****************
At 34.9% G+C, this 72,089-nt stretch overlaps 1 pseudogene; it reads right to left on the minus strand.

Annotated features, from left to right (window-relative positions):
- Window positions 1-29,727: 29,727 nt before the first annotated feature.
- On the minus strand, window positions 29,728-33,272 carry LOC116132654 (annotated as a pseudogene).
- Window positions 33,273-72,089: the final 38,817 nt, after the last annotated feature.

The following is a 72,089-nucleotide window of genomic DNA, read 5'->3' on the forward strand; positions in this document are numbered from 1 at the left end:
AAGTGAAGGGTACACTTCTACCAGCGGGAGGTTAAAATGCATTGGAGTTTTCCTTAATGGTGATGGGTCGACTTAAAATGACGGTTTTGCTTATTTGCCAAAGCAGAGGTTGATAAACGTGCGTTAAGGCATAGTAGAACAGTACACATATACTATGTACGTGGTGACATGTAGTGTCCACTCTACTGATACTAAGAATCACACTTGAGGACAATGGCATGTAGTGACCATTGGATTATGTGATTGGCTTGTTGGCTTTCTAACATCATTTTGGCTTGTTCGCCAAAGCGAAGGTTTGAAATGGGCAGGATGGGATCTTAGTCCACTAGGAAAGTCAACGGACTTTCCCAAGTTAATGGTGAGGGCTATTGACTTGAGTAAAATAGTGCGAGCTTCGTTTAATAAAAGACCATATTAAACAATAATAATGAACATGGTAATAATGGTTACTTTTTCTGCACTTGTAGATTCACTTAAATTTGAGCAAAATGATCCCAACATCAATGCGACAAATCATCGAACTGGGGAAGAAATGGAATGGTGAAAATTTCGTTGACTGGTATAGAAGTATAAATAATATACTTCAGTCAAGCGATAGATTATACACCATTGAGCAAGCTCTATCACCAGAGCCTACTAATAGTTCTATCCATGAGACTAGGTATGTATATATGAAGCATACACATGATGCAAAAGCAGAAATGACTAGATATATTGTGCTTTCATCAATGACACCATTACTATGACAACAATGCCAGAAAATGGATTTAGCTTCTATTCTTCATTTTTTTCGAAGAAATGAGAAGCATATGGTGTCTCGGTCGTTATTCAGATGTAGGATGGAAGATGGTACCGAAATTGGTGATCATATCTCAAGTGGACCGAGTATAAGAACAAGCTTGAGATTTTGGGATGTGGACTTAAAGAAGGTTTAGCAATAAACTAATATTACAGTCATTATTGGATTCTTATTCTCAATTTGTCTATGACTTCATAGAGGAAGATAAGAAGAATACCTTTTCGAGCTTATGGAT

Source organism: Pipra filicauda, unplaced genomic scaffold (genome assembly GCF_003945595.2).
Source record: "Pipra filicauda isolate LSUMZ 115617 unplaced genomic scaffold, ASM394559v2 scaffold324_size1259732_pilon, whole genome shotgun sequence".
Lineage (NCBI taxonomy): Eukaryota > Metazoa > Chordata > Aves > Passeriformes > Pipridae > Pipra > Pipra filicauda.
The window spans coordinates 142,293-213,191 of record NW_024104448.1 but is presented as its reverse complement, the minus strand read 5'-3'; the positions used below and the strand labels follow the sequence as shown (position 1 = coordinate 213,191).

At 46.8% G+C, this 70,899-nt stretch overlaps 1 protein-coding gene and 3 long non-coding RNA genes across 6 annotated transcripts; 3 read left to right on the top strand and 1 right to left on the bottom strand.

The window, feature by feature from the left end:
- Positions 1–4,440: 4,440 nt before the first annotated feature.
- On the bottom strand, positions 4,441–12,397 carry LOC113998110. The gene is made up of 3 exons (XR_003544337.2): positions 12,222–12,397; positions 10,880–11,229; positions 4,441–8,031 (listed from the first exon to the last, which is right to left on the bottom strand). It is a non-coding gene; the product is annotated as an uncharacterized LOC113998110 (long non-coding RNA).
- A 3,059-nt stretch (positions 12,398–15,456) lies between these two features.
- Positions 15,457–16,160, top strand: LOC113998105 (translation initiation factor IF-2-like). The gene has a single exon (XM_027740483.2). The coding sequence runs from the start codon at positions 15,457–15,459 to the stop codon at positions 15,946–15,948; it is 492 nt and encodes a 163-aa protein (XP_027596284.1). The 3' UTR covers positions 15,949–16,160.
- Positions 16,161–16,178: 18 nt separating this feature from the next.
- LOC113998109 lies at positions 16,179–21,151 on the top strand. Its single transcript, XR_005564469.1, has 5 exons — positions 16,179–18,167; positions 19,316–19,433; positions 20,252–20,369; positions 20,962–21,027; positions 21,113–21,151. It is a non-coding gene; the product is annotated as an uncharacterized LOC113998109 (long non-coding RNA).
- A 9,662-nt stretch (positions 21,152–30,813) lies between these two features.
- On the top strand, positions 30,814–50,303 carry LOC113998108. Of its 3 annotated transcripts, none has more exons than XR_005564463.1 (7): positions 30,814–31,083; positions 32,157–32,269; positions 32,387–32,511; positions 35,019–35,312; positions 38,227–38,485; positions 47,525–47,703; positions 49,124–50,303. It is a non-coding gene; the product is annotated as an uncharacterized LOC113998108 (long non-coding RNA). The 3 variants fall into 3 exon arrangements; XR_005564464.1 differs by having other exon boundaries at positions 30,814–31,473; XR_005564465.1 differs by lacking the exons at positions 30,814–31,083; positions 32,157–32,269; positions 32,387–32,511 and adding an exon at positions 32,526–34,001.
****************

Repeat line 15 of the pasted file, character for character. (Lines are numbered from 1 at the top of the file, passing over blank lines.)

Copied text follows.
- On the bottom strand, positions 4,441–12,397 carry LOC113998110. The gene is made up of 3 exons (XR_003544337.2): positions 12,222–12,397; positions 10,880–11,229; positions 4,441–8,031 (listed from the first exon to the last, which is right to left on the bottom strand). It is a non-coding gene; the product is annotated as an uncharacterized LOC113998110 (long non-coding RNA).